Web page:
I have seen the latest rankings of annuities implemented by intermediaries and none of the top players are IFAs or even advisory networks. The top players are unregulated annuity brokers such as Retirement Line and Hub who do not advise on retirement options but implement purchasing decisions already taken by customers.
There is a huge market in DIY retirement planning which includes the purchase of annuities, establishing equity release and the DIY management of drawdown from whatever pension pot an individual has consolidated into.
There is an even bigger market of retirement money which is being transferred to bank accounts for future saving
But the biggest market is for money to just sit in retirement pots because people like me just don’t know what options are around the corner and want to wait for Mr Hobson to put a better horse by the stable door.
Is there likely to be a better choice?
Since the Pension Freedoms were introduced (and it’s now 5 years since they were announced), there has been very little development in the choice available to us.
I am hopeful that if we get a Pensions Bill this year, we will get a CDC product for Royal Mail at some point in the next three years and that we may be able to get a collective drawdown scheme for people like me to transfer money into before I am 67 (my state retirement age which is in 2028.
I can wait that long – infact I will keep working partly so that I can say “I can wait that long”.
I do at least have the choice of keeping on working, many people of my age find it hard to get a meaningful wage,
My choices are in practice, to work longer, save more and hope that something better comes along.
For many people, DIY retirement planning is a matter of urgency and that may well be the only choice they have – if they cannot find a financial adviser who will deal with them at a reasonable price.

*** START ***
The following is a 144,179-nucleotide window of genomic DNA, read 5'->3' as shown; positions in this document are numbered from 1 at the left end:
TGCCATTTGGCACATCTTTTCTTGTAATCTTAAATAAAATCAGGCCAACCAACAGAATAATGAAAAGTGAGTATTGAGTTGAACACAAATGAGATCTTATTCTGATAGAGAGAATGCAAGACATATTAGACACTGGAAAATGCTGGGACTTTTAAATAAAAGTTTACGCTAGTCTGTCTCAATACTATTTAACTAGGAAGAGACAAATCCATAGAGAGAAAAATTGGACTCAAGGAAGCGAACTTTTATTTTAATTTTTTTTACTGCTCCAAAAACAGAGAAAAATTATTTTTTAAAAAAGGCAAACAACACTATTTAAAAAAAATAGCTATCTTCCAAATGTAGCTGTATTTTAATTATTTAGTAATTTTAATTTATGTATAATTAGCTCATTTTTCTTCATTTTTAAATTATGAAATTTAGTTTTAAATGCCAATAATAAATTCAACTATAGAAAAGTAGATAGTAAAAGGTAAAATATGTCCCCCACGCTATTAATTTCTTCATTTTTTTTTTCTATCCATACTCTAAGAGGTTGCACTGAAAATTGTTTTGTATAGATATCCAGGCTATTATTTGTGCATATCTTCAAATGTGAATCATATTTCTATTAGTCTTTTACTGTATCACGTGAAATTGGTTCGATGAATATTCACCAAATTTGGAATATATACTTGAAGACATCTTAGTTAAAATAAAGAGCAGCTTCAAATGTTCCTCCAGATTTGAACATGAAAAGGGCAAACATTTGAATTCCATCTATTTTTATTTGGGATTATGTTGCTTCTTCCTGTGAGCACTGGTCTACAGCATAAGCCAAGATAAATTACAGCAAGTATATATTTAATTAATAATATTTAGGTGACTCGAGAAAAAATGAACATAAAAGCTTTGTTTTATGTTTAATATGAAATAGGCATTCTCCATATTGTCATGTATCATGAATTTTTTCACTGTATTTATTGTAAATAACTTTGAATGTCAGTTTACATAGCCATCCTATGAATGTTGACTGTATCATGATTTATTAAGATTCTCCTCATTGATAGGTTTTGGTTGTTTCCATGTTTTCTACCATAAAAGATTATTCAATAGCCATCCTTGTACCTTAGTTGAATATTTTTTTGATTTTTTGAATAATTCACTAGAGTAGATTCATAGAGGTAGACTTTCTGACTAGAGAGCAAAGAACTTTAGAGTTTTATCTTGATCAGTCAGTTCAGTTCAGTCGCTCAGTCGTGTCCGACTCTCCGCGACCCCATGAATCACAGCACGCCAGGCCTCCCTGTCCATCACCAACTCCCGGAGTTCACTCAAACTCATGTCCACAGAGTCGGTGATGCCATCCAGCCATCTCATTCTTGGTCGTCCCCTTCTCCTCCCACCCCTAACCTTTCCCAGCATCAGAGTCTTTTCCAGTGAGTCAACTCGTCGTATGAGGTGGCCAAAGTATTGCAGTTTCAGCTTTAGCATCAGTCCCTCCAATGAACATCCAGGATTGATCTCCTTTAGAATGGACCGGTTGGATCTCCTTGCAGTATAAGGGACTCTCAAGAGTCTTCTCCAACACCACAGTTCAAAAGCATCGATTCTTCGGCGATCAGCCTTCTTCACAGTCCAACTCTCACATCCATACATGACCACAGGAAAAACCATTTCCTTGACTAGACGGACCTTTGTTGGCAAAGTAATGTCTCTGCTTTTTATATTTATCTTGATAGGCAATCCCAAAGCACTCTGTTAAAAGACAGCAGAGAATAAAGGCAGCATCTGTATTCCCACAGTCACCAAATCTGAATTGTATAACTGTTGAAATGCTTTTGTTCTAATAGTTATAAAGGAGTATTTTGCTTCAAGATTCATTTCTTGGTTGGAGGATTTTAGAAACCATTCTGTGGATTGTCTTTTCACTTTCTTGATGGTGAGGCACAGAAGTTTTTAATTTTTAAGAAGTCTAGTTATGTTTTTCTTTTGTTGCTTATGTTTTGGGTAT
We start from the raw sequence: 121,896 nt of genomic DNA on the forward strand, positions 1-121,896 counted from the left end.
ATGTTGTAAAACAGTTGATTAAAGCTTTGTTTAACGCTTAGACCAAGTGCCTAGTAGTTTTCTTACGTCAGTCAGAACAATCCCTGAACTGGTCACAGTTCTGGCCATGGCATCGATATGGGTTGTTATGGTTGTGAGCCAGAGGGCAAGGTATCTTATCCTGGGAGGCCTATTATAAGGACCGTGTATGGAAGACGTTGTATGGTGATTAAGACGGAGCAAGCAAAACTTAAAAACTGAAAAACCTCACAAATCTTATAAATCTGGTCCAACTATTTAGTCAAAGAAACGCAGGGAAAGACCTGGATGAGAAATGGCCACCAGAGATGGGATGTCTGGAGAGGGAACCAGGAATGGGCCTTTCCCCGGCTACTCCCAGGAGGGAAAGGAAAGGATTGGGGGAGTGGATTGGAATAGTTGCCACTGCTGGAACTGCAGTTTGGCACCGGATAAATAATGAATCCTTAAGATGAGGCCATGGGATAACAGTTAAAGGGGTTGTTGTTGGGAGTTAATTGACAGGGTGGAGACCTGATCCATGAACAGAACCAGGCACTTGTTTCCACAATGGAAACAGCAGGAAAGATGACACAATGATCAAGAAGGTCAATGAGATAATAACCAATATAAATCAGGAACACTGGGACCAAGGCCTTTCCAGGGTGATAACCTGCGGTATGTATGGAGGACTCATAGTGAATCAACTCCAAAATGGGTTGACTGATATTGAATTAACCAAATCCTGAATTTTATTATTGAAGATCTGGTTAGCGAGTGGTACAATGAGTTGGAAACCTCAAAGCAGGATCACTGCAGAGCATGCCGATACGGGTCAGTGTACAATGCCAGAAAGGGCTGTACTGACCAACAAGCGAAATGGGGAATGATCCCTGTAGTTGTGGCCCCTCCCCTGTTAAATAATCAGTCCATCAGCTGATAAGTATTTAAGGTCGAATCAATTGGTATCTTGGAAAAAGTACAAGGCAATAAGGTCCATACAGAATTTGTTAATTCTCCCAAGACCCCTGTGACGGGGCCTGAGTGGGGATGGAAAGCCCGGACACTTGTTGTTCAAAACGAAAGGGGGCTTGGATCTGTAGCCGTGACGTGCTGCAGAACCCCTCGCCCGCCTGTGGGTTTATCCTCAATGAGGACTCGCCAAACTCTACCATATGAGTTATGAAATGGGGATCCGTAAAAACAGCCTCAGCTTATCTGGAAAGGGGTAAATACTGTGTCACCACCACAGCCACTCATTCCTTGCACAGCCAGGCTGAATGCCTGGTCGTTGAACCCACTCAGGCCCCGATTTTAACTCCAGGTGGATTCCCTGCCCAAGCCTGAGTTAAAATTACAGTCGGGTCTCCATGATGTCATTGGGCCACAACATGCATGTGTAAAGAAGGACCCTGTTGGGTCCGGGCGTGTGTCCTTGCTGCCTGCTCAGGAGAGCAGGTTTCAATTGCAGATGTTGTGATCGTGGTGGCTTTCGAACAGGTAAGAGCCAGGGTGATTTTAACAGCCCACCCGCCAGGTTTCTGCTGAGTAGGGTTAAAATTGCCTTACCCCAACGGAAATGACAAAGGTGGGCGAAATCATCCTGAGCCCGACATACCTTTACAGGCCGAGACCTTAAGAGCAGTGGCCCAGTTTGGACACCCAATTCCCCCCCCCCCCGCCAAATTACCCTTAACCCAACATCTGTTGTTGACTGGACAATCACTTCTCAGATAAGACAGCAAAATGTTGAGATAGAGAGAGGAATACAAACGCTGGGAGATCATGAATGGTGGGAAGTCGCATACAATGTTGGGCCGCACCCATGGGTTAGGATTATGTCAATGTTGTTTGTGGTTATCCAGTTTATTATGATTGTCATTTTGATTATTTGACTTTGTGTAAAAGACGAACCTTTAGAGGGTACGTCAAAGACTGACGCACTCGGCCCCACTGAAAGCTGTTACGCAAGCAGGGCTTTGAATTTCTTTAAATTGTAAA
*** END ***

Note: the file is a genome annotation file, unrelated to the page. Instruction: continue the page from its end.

People cannot wait for ever in the Micawber-hope that something will turn up.
The DIY approach to retirement planning is what most people will have to do unless something like CDC turns up. It is fraught with difficulty and most people do not get access to all their options. Most people know nothing about annuities and equity release and if they do – they can easily find themselves making decisions when hopelessly out of their depth.
People need signposting to the right kind of annuity brokers and equity release specialists and – if they want to do their own drawdown, they need to be supported in doing this by the provider who offers the drawdown facility.
In short people need help in knowing where to go to do their research before making these hard life changing decisions. That is what – in time – I want to do at AgeWage. But right now I cannot do that, I can only write about these choices and influence those people who respect my views to make smart choices on their behalf and promote smart choices to others.
If you are the kind of person who agrees with helping themselves and others – please read the final paragraph!
Help through the workplace?
Let’s be honest, if you are reading this – you probably aren’t the kind of person who needs a lot of help. You are much more likely to be the kind of person who is puzzling over how you can help others to make the hard retirement choices.
If you are one of those people who organises help for people at work and are worried about your staff making DIY retirement choices, then can I suggest you either get in touch with me firstname.lastname@example.org , or sign up to one of our four summer workshops we are holding in WeWork Moorgate.